The best blender is a must-have kitchen appliance if you want to enjoy blitz fresh produce into smoothies, as well as enjoy silky soups and even prepare creamy dips and rich sauces. These powerful appliances also let you pulverize nuts and chop ice with ease too.
The best blenders have powerful blades that purée anything they come into contact with, and they come in different types. Smoothie makers let you blend your drink and take it on the go without decanting it, while jug blenders can hold much larger quantities and are more powerful too, taking seconds to crush nuts and chop ice.
There are also immersion blenders to consider. These handheld devices, which are also called stick blenders, have blades at the bottom. As the name suggests, these blades are immersed into whatever you want to blend, from soup to milkshake. Find out which is right for you by reading our in-depth article jug blenders vs immersion blenders.
Unlike the best juicers, which extract liquid from fruit and vegetables, discarding the flesh and skin, blenders blend every scrape of fruit and veg making them healthier and ensure there’s less contribution to food waste too. In fact, blenders can be an extremely versatile kitchen appliance - read the five best dishes to make in a blender if you’re after some inspiration on what to make with this kitchen appliance.
There’s a huge range of different blenders on the market to choose from, including well-known names such as KitchenAid, Smeg, and Breville, and cult brands including Nutribullet and Ninja.
We’ve put an array of models to the test, making smoothies, crushing ice, and blitzing nuts to bring you the best blender for 2021.
Best blenders 2021: ranked
The Vitamix A3500 blender means serious business and made light work of combining ingredients in our tests, without leaving any chunks behind. Ice cubes were blitzed up with ease, as were nuts.
This Vitamix blender has an impressive 10 variable speed settings, a pulse function, five programs with predefined speeds and duration for everything from smoothies, to dips and spreads. There's even a programmable timer so that you can set the blender to work and it’ll automatically switch off once the timer is up.
However, the A3500 is quite bulky though, so take this into account if you’re short on space., it's heavy and it's the most expensive blender we've tested - with a price tag that's double, and in some triple that, of other blenders in this list.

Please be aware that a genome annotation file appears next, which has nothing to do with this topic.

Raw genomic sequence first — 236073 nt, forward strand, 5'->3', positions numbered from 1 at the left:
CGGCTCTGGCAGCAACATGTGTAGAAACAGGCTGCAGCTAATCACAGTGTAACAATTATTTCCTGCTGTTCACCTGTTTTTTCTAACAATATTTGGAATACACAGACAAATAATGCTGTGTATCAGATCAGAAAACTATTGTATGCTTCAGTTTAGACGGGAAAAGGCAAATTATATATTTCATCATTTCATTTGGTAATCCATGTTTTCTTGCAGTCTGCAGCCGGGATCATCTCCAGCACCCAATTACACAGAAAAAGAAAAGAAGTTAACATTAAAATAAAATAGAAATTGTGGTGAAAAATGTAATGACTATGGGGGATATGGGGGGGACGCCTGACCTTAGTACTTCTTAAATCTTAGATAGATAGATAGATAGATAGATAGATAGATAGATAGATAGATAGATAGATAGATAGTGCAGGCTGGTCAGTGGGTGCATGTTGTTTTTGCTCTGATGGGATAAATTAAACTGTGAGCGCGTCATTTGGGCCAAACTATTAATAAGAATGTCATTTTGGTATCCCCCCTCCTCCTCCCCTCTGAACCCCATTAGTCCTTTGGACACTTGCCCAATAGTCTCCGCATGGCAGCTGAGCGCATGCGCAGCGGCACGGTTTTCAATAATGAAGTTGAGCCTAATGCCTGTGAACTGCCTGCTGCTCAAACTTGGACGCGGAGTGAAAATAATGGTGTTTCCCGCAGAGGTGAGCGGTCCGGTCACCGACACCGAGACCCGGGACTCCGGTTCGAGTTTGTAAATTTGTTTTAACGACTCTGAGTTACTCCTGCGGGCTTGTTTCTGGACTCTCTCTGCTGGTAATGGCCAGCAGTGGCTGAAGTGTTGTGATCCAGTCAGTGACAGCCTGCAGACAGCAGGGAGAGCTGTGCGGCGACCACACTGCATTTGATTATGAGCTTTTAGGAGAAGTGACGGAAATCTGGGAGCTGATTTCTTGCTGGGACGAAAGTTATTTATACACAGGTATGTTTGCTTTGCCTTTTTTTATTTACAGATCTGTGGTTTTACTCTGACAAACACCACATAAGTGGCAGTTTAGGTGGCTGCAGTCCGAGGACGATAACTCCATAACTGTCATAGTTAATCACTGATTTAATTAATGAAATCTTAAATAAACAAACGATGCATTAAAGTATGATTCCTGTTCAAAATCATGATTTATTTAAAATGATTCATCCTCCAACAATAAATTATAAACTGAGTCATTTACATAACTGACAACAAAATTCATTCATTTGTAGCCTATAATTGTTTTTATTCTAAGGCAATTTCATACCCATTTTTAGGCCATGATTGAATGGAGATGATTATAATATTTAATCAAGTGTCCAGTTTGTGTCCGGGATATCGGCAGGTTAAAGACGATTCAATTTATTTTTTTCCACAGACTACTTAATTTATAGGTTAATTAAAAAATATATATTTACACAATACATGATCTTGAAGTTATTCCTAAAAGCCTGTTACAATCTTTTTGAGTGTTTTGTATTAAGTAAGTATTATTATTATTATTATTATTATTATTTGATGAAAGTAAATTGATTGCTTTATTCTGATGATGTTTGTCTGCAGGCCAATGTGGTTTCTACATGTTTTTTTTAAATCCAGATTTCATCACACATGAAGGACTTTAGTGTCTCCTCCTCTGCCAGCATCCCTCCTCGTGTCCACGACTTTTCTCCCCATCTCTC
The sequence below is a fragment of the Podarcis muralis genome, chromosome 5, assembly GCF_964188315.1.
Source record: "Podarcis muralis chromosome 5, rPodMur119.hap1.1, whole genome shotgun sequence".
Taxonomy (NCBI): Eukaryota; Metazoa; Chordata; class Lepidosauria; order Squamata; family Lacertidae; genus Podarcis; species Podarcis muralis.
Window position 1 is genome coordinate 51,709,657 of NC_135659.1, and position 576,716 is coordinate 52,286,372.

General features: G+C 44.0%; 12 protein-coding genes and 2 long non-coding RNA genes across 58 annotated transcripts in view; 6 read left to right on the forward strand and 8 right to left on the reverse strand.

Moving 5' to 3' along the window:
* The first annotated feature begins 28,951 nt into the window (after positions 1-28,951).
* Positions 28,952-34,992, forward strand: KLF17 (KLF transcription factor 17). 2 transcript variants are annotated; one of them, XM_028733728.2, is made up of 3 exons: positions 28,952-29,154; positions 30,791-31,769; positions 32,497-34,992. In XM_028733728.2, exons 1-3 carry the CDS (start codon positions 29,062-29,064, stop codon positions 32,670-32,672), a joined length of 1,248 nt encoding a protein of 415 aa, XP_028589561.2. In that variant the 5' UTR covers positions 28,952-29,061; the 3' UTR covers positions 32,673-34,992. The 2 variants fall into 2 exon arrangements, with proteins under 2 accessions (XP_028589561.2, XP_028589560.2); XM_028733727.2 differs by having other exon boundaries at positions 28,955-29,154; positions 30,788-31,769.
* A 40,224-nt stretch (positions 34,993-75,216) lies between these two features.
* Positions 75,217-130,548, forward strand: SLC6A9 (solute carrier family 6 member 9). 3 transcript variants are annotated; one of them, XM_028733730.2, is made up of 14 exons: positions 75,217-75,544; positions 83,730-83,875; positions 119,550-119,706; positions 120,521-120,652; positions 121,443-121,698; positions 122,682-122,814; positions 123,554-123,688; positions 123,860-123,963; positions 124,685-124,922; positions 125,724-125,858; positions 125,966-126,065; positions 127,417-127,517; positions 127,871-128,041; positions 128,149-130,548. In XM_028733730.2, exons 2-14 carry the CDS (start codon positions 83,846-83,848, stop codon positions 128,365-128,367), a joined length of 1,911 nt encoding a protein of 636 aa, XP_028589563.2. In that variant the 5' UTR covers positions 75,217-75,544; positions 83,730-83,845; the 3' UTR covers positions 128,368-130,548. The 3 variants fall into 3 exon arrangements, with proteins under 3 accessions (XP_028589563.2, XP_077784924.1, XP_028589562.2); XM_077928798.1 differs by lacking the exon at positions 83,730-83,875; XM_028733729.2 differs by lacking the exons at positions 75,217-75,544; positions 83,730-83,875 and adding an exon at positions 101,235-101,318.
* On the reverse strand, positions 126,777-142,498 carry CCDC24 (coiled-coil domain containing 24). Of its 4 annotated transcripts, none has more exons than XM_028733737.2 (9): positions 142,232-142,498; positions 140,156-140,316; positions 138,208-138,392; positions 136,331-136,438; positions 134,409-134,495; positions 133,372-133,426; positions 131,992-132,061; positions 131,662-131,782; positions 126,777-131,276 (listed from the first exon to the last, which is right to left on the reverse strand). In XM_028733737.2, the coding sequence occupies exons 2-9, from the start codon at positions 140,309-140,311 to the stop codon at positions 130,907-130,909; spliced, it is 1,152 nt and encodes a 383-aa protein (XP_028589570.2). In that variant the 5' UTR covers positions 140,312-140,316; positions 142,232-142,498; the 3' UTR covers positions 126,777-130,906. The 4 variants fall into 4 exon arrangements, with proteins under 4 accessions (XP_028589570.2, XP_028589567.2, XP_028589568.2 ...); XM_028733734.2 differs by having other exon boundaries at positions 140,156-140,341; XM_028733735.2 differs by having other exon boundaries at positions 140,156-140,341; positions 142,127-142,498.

Read our full review: Vitamix A3500
The KitchenAid Artisan K400 blender has the brand’s signature style but isn’t lacking in substance either. There are seven color options to choose from and each model has four preset blending programs, a pulse function, and a choice of five-speed settings. All of the programs can be selected by using the dial on the front of the K400, making it simple to use.
There aren’t any additional blending cups or accessories included with this KitchenAid blender, and while the K400 made light work of fruits and vegetables, nuts, unfortunately, turned to powder rather than being evenly chopped.
If you buy this blender in the US or Australia, it’ll arrive with a plastic jug whereas, in the UK, it’s sold with a glass jug.
Read our full review: KitchenAid Artisan K400 blender
If you want professional-style smoothies, then Breville the Super Q is the option for you. This powerhouse blender wouldn’t look out of place in a professional kitchen. It's also got a personal blending cup with a travel lid included so that you can make smoothies for when you’re on the go.
In our tests, we were impressed with the 12-speed settings and the preset programs for creating crushed ices, smoothies, and more. The smoothie settings did a good job of creating a silky mixture, but the green smoothie setting was particularly powerful for mixing up veggies. It was simple to use, too
The Breville the Super Q machine is really designed for making larger quantities and it struggled to mix small mayonnaise recipes we tried out, however, when it’s filled to capacity, the blender copes well and there were no leaks whatsoever.
This blender is great if you have a large household or just want to make large quantities of mixtures in one go, but the machine itself is also pretty tall measuring 18.1 inches/ 46cm high.
Read our full review: Breville the Super Q
Nutribullet, which is more commonly known for its range of powerful smoothie makers, also offers this multi-use blender that can be used for hot and cold ingredients and has a larger 1.7-quarts / 1.6-liter capacity than its other devices in the range.
The Nutribullet blender comes with the same unique stainless-steel extractor blade that’s designed to pulverize ingredients without losing any of their nutrition, found in Nutribullet’s personal blenders - although you won't find any on-the-go cups bundled with this blender. It proved very versatile in our review, offering up silky smooth, well-combined results for smoothies, soups, and dips, and even crushed ice and broke down nuts too.